is often the case for detecting defects on moving materials (plastic films, rolling mill sheets, flat glass, etc.).
This generally excludes total flux pyrometers using either thermopiles or pyroelectric detectors which are
generally quite slow (bandwidth less than a few Hertz).
- Operating temperature: this element is a potential source of error or bias. In fact, pyrometers are all the more
accurate and the measurement repeatable when their temperature is close to ambient and stable. For this, manufacturers usually offer optional cooled protective boxes with a suitable infrared window. This element should not be overlooked in an industrial environment
- Interfaces:this element is not to be neglected either. Indeed, a transmission in the form of an analog signal
can be comfortable, however its transmission in a disturbed environment can lead to additional uncertainty.
Manufacturers offer many digital interfaces (serial, I2C, USB, RS232, RS485, Profibus , Ethernet, etc.) adapted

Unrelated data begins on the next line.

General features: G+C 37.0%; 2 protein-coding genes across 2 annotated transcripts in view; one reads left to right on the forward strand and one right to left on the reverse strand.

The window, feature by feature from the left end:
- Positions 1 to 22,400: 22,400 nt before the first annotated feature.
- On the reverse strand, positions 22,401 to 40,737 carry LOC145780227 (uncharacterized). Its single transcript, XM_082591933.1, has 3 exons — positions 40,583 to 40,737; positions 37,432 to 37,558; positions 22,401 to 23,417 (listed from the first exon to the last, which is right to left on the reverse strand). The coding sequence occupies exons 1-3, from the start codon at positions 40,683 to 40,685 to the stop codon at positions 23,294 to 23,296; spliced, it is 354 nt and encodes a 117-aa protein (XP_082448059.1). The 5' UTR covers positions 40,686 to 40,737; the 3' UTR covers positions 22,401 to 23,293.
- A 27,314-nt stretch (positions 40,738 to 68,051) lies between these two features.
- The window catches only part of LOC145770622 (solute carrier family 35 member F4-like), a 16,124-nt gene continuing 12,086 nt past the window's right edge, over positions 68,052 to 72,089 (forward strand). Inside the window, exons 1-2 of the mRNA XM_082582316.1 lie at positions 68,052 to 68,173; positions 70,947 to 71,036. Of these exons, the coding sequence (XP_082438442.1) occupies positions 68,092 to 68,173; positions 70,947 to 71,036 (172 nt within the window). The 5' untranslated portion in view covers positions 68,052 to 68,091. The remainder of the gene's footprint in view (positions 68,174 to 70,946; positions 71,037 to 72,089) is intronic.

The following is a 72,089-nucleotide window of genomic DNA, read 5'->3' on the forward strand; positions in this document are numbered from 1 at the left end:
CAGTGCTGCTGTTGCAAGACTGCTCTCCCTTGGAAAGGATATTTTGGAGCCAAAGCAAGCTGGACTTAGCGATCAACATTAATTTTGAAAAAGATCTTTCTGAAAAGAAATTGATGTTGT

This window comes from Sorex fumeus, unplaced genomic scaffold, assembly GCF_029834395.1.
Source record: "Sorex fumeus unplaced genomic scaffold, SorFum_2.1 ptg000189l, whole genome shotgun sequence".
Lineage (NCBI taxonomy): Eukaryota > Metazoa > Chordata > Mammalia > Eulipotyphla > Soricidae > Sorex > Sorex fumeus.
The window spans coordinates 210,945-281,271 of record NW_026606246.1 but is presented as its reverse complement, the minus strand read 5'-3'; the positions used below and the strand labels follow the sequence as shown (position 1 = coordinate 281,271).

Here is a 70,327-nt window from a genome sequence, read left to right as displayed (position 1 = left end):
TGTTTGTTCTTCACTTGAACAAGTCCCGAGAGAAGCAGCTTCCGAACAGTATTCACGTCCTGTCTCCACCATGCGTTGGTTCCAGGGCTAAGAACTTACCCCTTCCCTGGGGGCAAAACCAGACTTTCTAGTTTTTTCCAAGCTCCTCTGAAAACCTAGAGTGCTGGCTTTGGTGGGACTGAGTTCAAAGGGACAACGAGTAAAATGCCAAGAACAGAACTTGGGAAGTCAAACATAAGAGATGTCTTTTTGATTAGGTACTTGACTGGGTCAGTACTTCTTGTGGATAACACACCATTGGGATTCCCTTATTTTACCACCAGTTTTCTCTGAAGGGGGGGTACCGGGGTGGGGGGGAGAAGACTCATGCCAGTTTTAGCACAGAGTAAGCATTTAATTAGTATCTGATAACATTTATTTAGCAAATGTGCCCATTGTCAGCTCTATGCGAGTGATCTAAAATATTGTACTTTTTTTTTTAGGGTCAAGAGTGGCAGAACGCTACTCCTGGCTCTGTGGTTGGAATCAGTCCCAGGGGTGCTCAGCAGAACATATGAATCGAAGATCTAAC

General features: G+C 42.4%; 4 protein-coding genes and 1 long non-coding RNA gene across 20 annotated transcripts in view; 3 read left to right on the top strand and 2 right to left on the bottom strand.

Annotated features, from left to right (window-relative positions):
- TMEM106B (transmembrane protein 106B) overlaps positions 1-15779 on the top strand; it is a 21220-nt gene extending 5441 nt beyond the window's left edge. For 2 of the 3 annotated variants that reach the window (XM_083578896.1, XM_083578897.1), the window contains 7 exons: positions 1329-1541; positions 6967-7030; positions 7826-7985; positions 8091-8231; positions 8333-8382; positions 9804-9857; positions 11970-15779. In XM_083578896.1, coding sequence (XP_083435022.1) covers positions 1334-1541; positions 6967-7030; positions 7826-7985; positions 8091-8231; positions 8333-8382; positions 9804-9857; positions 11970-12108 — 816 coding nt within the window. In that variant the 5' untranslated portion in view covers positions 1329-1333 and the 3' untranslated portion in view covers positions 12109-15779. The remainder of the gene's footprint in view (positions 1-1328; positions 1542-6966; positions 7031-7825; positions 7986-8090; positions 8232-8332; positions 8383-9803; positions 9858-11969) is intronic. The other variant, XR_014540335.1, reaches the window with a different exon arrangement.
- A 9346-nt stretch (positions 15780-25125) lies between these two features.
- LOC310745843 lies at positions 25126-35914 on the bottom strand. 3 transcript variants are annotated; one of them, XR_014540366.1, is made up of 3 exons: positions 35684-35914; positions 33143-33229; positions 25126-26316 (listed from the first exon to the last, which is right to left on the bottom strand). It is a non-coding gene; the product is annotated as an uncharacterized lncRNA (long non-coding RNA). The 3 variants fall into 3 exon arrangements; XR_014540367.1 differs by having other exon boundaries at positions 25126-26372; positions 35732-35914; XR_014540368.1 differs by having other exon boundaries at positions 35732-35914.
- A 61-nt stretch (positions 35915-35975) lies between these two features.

to current control systems.
|Pyrometer wavelength (µm)||Pyrometer temperature range|
|0.7-1.1||700°C to 1800°C|
|1.6||250°C to 1800°C|
|2.3||200°C to 1500°C|
|5||100°C to 1800°C|
|7.9||0°C to 1000°C|
|8-14||-40 to 1000°C|
Tableau 1. Indicative temperature range for the use of pyrometers depending on its wavelength.The measurement is all the more precise when the shortest wavelength is used.
Construction of a pyrometer
A pyrometer consists of focusing optics adapted to the spectral band used (figure 1). This forms the image of thetarget area on the detector. The detector is adapted to the spectral band used. This configuration allows anoptimal measurement at a given distance. The configuration is chosen according to the distance from the target.The pyrometer can be used at distances other than the nominal distance, however the measurement spot (usefulmeasurement area) will be larger than at the nominal distance. Manufacturers generally give the ratio betweendistance and target diameter (for example 15:1).